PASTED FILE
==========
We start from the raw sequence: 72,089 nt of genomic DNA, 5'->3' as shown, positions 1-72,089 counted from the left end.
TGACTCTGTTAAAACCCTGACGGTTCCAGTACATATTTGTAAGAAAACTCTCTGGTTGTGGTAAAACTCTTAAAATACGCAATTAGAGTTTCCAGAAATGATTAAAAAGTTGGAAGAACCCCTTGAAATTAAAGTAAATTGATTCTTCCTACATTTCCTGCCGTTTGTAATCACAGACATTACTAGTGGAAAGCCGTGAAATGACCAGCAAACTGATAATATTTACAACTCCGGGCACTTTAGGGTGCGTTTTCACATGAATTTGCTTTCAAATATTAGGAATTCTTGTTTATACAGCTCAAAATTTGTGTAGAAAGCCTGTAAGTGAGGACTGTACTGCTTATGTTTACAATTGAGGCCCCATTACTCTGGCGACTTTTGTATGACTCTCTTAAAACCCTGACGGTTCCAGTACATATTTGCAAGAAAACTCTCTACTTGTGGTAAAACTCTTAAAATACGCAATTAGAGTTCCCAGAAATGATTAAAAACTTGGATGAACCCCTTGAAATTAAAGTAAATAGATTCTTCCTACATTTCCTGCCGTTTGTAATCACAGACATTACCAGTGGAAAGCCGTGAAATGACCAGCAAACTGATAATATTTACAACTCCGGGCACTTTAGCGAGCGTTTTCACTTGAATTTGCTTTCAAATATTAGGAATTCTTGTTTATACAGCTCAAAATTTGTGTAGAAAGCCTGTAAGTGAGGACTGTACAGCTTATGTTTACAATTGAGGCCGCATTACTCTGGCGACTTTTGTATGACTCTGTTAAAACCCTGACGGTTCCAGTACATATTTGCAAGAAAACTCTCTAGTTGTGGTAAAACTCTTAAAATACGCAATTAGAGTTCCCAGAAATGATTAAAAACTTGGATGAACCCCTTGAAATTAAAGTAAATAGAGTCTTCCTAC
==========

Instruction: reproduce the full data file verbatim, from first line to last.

We start from the raw sequence: 72,089 nt of genomic DNA, 5'->3' as shown, positions 1-72,089 counted from the left end.
TGACTCTGTTAAAACCCTGACGGTTCCAGTACATATTTGTAAGAAAACTCTCTGGTTGTGGTAAAACTCTTAAAATACGCAATTAGAGTTTCCAGAAATGATTAAAAAGTTGGAAGAACCCCTTGAAATTAAAGTAAATTGATTCTTCCTACATTTCCTGCCGTTTGTAATCACAGACATTACTAGTGGAAAGCCGTGAAATGACCAGCAAACTGATAATATTTACAACTCCGGGCACTTTAGGGTGCGTTTTCACATGAATTTGCTTTCAAATATTAGGAATTCTTGTTTATACAGCTCAAAATTTGTGTAGAAAGCCTGTAAGTGAGGACTGTACTGCTTATGTTTACAATTGAGGCCCCATTACTCTGGCGACTTTTGTATGACTCTCTTAAAACCCTGACGGTTCCAGTACATATTTGCAAGAAAACTCTCTACTTGTGGTAAAACTCTTAAAATACGCAATTAGAGTTCCCAGAAATGATTAAAAACTTGGATGAACCCCTTGAAATTAAAGTAAATAGATTCTTCCTACATTTCCTGCCGTTTGTAATCACAGACATTACCAGTGGAAAGCCGTGAAATGACCAGCAAACTGATAATATTTACAACTCCGGGCACTTTAGCGAGCGTTTTCACTTGAATTTGCTTTCAAATATTAGGAATTCTTGTTTATACAGCTCAAAATTTGTGTAGAAAGCCTGTAAGTGAGGACTGTACAGCTTATGTTTACAATTGAGGCCGCATTACTCTGGCGACTTTTGTATGACTCTGTTAAAACCCTGACGGTTCCAGTACATATTTGCAAGAAAACTCTCTAGTTGTGGTAAAACTCTTAAAATACGCAATTAGAGTTCCCAGAAATGATTAAAAACTTGGATGAACCCCTTGAAATTAAAGTAAATAGAGTCTTCCTAC